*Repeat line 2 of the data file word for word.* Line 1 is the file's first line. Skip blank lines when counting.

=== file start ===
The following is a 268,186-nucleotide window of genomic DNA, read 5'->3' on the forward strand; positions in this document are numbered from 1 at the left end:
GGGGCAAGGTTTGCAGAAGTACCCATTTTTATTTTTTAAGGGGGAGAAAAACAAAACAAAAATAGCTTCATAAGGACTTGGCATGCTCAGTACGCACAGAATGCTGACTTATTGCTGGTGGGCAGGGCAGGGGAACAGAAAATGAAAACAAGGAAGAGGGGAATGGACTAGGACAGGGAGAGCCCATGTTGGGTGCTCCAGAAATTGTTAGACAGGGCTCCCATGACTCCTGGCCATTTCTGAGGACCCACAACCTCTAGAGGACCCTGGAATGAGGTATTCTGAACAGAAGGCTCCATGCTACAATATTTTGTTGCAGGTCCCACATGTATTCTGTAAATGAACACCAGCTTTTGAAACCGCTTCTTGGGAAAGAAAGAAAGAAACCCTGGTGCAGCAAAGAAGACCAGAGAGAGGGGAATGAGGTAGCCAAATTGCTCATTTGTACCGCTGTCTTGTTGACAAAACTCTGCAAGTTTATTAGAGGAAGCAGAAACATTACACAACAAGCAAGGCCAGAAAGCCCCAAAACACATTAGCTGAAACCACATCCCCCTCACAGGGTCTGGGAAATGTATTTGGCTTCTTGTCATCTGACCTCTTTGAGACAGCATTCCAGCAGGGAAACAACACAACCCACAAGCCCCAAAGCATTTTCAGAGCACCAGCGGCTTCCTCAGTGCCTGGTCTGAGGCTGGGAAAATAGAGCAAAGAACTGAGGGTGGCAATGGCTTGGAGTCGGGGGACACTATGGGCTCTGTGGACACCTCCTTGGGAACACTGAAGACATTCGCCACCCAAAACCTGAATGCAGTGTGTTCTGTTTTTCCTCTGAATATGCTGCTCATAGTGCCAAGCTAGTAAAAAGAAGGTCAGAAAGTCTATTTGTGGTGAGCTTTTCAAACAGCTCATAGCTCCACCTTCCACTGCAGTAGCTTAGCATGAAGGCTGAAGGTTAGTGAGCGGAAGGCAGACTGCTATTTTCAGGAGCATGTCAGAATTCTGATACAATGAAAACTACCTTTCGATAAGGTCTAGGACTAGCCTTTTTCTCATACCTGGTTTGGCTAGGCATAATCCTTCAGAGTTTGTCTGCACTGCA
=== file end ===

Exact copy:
GGGGCAAGGTTTGCAGAAGTACCCATTTTTATTTTTTAAGGGGGAGAAAAACAAAACAAAAATAGCTTCATAAGGACTTGGCATGCTCAGTACGCACAGAATGCTGACTTATTGCTGGTGGGCAGGGCAGGGGAACAGAAAATGAAAACAAGGAAGAGGGGAATGGACTAGGACAGGGAGAGCCCATGTTGGGTGCTCCAGAAATTGTTAGACAGGGCTCCCATGACTCCTGGCCATTTCTGAGGACCCACAACCTCTAGAGGACCCTGGAATGAGGTATTCTGAACAGAAGGCTCCATGCTACAATATTTTGTTGCAGGTCCCACATGTATTCTGTAAATGAACACCAGCTTTTGAAACCGCTTCTTGGGAAAGAAAGAAAGAAACCCTGGTGCAGCAAAGAAGACCAGAGAGAGGGGAATGAGGTAGCCAAATTGCTCATTTGTACCGCTGTCTTGTTGACAAAACTCTGCAAGTTTATTAGAGGAAGCAGAAACATTACACAACAAGCAAGGCCAGAAAGCCCCAAAACACATTAGCTGAAACCACATCCCCCTCACAGGGTCTGGGAAATGTATTTGGCTTCTTGTCATCTGACCTCTTTGAGACAGCATTCCAGCAGGGAAACAACACAACCCACAAGCCCCAAAGCATTTTCAGAGCACCAGCGGCTTCCTCAGTGCCTGGTCTGAGGCTGGGAAAATAGAGCAAAGAACTGAGGGTGGCAATGGCTTGGAGTCGGGGGACACTATGGGCTCTGTGGACACCTCCTTGGGAACACTGAAGACATTCGCCACCCAAAACCTGAATGCAGTGTGTTCTGTTTTTCCTCTGAATATGCTGCTCATAGTGCCAAGCTAGTAAAAAGAAGGTCAGAAAGTCTATTTGTGGTGAGCTTTTCAAACAGCTCATAGCTCCACCTTCCACTGCAGTAGCTTAGCATGAAGGCTGAAGGTTAGTGAGCGGAAGGCAGACTGCTATTTTCAGGAGCATGTCAGAATTCTGATACAATGAAAACTACCTTTCGATAAGGTCTAGGACTAGCCTTTTTCTCATACCTGGTTTGGCTAGGCATAATCCTTCAGAGTTTGTCTGCACTGCA